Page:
found a large number of
Lesbians who were heavy
drinkers. I think that that is
why we have the bdief that
Lesbians are atriskfor alcohol
abuse."
Nevertheless, Dr. Hughes
believes that Lesbians drank
more than heterosexual
women in the 1960s and 70s.
"Lower rates of drinking
among Lesbians now is partly
due to changes in drinking in
the whole population, to more
health consciousness, and to
the AIDS crisis, which has
alertedus to the risks ofalcohol
and drug use," she said. She
also felt that Lesbians used to
drink more during the coming
out process, in order to deal
with social anxiety and stigma
involved in meeting other women and
coming to terms with being a Lesbian.
In a study conducted in Chicago, New
York City, and Minneapolis/St. Paul in
the mid-1980s with more than Lesbians,
Lesbians overall were no more likely to
reportalcohol-relatedproblems than we.re °
heterosexual women. Only Lesbians in
the 50-60 year old age range reported ¯
more alcohol problems than did their "
heterosexualcounterparts. Dr. Hughes has ¯
conductedaseries of studies withLesbians "
and heterosextml women that focus on °
various mental health factors, including ¯
alcohol use and abuse.
Her results indicate that Lesbians these "
days are no more likely to drink heavily "
than are heterosexual women. In fact,--
Lesbians were more likely to report ¯
abstaining from alcohol altogether for the "
past year than were heterosexual women.."
Most of the Lesbian and-heterosexual ¯
womeninher sample drank alcohol at low "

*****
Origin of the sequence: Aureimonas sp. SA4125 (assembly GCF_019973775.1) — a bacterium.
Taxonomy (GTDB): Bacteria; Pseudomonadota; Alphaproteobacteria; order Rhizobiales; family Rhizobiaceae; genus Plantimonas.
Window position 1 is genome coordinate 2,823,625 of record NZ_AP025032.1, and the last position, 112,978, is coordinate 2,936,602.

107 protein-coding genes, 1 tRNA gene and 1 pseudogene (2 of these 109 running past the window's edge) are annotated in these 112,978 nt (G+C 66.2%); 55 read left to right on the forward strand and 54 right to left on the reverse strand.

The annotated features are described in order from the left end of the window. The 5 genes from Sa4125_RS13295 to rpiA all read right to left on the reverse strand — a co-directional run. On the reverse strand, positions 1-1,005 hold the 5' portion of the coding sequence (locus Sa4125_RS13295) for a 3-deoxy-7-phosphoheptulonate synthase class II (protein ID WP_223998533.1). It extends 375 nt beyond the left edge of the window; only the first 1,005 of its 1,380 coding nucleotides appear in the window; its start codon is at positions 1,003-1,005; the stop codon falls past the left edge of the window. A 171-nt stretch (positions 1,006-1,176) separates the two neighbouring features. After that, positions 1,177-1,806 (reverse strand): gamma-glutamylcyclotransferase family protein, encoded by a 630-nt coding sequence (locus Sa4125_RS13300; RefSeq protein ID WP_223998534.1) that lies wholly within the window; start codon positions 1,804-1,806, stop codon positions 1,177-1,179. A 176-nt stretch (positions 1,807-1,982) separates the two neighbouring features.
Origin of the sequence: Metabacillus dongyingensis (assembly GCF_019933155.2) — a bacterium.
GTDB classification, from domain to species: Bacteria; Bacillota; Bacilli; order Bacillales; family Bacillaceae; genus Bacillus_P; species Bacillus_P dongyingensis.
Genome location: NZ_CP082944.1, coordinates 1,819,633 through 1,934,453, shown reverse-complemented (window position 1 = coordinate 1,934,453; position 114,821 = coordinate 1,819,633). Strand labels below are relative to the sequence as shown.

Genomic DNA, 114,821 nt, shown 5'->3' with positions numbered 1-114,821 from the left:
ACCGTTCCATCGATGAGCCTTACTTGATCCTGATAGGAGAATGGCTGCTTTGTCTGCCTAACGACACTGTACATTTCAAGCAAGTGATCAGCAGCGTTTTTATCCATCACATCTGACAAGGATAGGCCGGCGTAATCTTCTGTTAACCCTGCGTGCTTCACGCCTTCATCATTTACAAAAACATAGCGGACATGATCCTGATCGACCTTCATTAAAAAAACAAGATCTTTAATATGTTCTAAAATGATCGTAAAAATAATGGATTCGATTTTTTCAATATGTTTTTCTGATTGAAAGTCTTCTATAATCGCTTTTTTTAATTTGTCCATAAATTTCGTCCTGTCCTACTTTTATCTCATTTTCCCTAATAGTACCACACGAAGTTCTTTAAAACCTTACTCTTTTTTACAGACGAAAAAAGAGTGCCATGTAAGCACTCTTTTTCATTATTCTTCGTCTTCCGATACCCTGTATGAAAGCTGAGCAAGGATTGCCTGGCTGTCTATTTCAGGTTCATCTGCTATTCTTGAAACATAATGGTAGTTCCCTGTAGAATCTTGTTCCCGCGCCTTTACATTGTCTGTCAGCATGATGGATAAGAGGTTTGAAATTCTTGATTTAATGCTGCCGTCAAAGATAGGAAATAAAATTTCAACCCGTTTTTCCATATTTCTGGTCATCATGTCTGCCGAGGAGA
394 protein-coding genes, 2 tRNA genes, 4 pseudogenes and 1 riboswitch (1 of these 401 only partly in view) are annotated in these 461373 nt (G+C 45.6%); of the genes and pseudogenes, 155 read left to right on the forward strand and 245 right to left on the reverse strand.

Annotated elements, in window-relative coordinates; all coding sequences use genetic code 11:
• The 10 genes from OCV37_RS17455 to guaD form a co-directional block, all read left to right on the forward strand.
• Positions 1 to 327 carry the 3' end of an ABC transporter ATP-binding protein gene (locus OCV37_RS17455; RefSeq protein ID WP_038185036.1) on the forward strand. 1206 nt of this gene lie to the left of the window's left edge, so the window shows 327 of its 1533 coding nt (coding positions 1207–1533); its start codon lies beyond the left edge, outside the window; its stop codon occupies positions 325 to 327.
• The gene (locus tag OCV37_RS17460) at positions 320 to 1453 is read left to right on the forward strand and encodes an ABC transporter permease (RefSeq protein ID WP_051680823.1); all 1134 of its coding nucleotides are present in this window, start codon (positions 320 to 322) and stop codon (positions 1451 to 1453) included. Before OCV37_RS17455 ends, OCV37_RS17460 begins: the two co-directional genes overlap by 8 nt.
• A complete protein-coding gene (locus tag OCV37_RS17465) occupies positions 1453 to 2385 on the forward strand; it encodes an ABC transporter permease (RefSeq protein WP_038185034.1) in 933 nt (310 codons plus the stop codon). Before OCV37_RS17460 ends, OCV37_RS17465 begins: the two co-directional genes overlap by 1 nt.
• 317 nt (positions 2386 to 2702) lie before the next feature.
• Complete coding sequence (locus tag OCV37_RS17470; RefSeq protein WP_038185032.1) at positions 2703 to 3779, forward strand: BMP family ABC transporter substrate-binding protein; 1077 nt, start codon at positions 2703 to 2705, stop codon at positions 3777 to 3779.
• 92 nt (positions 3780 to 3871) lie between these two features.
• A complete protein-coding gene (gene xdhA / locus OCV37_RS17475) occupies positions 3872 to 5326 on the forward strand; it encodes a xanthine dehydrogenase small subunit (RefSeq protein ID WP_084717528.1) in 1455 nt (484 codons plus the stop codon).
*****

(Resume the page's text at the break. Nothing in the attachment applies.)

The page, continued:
levels. White Lesbians, however, drank "
morethandid AfricanAmericanor Latina ¯
Lesbians.
"Interestingly, there are more Lesbians ."
who report that they are in recovery, "
though" she added. Only 2% of."
heterosexual womenhadbeenin treatment
for alcohol or in 12-step programs,
compared with 17% of Lesbians--a large "
difference. This may be the result of prior ¯
heavy drinking among Lesbians. Or it "
may be thht Lesbians are more aware of "
were serious
alcohol
abusers~~
she said, ’but
often these
researchers
co||ected tbelr
data [rom
Lesblans ;n
bars. So it’s
not surprlslng
that this
method [ound
o[ Lesbians
who were
heavy drinkers.
I think that
that is why we
bare the belld
that Lesbians
are at r~sk [or
alcohol abuse.’"
~ substanceuse issues than areheterosexual
¯ women. Oneofthe questionsinthesurvey
is "Have you ever wondered if you had a
drinking problem," and 47%
of Lesbians answered "yes" to
this item compared with only
14% of the heterosexual
women. This finding again
hints at heavy alcohol use in
thepastonthepartofLesbians.
Finally, there was a trend for
older Lesbians to report more
drinking, and these are the
Lesbians who were adults
during earlier times when
drinking was more part of the
Lesbian commurtities.
Dr. Hughes is interested in
exploring patterns of drinking
across various age groups of
Lesbians. Specifically, she is
interested in whether older
Lesbian~ who were adults
during earlier times when
drinking was more part of the
Lesbian cotumunities are
continuing to drink heavily.
She is also interested in the
question of how Lesbians and
their partners moderate each
others drinking, because
research on heterosexuals
shows that partners’ drinking
is a major factor in how much
people drink. We still know
very little about all Ihe factors
that increase or decrease
Lesbians’ risk for alcohol
abuse or alcohol-related
problems.
Esther Rothblum is Professor
of Psychology at the